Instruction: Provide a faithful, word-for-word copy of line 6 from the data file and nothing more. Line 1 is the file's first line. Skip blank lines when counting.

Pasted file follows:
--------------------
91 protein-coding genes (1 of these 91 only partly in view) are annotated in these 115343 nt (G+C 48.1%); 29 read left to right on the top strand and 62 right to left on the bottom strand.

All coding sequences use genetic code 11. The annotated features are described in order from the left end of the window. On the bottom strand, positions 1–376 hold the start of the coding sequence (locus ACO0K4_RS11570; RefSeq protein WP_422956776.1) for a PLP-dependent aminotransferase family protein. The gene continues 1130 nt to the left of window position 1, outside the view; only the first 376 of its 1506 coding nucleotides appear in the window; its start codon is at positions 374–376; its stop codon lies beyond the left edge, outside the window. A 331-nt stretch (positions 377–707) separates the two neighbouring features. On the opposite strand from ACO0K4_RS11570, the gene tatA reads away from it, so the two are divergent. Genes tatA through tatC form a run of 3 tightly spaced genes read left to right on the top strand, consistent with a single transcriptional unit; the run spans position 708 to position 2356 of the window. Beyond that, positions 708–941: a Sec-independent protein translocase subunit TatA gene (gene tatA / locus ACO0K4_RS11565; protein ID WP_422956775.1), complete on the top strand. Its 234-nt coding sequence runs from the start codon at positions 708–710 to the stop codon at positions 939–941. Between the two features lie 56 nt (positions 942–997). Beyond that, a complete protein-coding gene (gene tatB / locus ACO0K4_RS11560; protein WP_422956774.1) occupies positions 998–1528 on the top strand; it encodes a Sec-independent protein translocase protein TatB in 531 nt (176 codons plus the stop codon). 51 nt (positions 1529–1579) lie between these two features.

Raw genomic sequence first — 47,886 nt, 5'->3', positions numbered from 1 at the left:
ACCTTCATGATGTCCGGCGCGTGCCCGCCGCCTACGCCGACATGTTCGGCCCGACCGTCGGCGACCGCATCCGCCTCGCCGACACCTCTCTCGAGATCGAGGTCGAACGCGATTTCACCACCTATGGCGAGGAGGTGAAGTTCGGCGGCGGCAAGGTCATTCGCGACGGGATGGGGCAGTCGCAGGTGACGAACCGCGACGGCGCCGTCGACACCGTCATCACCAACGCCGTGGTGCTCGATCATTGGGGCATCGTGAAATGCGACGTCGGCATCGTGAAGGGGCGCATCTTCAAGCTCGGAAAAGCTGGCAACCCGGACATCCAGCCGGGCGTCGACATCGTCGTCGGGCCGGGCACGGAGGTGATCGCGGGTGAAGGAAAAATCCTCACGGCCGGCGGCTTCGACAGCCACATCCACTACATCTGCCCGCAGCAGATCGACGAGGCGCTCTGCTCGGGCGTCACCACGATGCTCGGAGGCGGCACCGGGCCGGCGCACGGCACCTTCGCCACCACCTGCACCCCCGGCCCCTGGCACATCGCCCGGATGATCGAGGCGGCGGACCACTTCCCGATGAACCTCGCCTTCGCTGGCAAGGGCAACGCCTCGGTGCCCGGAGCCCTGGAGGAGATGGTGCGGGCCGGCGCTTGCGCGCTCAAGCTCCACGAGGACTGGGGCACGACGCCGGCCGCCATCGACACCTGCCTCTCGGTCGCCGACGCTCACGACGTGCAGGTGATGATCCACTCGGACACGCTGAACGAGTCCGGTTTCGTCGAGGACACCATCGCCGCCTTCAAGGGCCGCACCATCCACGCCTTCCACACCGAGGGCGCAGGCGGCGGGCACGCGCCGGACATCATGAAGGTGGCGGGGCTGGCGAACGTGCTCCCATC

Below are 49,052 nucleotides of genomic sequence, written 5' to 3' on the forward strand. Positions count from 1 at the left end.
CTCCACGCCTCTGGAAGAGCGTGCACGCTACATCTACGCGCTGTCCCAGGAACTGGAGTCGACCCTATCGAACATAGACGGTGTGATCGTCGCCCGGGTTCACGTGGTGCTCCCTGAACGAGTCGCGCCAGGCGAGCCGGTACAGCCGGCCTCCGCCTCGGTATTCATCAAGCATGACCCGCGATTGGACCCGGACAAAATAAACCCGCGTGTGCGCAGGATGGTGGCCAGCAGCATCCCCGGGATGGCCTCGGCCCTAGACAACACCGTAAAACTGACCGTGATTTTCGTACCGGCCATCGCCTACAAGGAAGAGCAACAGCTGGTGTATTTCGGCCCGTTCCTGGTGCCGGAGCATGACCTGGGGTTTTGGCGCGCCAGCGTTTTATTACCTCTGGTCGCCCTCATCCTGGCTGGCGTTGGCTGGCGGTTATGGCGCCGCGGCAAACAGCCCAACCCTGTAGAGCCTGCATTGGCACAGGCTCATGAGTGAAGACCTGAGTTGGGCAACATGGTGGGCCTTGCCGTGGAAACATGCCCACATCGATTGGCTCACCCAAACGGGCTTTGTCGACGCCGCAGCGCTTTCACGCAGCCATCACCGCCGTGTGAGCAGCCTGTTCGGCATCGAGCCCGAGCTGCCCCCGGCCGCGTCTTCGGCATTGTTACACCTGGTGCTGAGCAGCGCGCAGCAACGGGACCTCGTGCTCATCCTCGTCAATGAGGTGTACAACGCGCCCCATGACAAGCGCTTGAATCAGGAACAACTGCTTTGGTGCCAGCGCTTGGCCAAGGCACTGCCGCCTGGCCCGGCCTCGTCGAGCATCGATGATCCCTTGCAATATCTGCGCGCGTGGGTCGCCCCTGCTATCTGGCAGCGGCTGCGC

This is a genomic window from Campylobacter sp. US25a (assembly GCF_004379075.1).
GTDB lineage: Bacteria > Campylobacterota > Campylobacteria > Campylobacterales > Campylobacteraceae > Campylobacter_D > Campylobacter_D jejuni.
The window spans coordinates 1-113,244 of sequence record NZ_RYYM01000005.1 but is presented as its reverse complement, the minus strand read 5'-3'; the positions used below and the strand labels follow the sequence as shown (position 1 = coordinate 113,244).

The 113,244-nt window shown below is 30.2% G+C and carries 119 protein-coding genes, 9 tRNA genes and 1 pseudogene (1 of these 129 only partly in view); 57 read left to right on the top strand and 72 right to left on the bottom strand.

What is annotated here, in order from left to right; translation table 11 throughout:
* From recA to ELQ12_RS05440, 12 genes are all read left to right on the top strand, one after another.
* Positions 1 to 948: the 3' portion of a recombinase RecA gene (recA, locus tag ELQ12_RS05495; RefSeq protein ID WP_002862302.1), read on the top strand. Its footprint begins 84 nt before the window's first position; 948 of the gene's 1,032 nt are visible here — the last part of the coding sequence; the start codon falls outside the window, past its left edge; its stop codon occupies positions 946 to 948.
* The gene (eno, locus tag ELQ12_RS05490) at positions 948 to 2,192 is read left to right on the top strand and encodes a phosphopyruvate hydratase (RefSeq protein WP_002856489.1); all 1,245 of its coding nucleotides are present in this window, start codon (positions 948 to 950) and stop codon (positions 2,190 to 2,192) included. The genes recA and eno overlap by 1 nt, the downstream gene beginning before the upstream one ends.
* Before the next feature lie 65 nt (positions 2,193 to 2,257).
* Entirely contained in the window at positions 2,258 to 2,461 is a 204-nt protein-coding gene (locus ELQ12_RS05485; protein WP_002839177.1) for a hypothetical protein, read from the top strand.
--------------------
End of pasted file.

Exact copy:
CTCCACGCCTCTGGAAGAGCGTGCACGCTACATCTACGCGCTGTCCCAGGAACTGGAGTCGACCCTATCGAACATAGACGGTGTGATCGTCGCCCGGGTTCACGTGGTGCTCCCTGAACGAGTCGCGCCAGGCGAGCCGGTACAGCCGGCCTCCGCCTCGGTATTCATCAAGCATGACCCGCGATTGGACCCGGACAAAATAAACCCGCGTGTGCGCAGGATGGTGGCCAGCAGCATCCCCGGGATGGCCTCGGCCCTAGACAACACCGTAAAACTGACCGTGATTTTCGTACCGGCCATCGCCTACAAGGAAGAGCAACAGCTGGTGTATTTCGGCCCGTTCCTGGTGCCGGAGCATGACCTGGGGTTTTGGCGCGCCAGCGTTTTATTACCTCTGGTCGCCCTCATCCTGGCTGGCGTTGGCTGGCGGTTATGGCGCCGCGGCAAACAGCCCAACCCTGTAGAGCCTGCATTGGCACAGGCTCATGAGTGAAGACCTGAGTTGGGCAACATGGTGGGCCTTGCCGTGGAAACATGCCCACATCGATTGGCTCACCCAAACGGGCTTTGTCGACGCCGCAGCGCTTTCACGCAGCCATCACCGCCGTGTGAGCAGCCTGTTCGGCATCGAGCCCGAGCTGCCCCCGGCCGCGTCTTCGGCATTGTTACACCTGGTGCTGAGCAGCGCGCAGCAACGGGACCTCGTGCTCATCCTCGTCAATGAGGTGTACAACGCGCCCCATGACAAGCGCTTGAATCAGGAACAACTGCTTTGGTGCCAGCGCTTGGCCAAGGCACTGCCGCCTGGCCCGGCCTCGTCGAGCATCGATGATCCCTTGCAATATCTGCGCGCGTGGGTCGCCCCTGCTATCTGGCAGCGGCTGCGC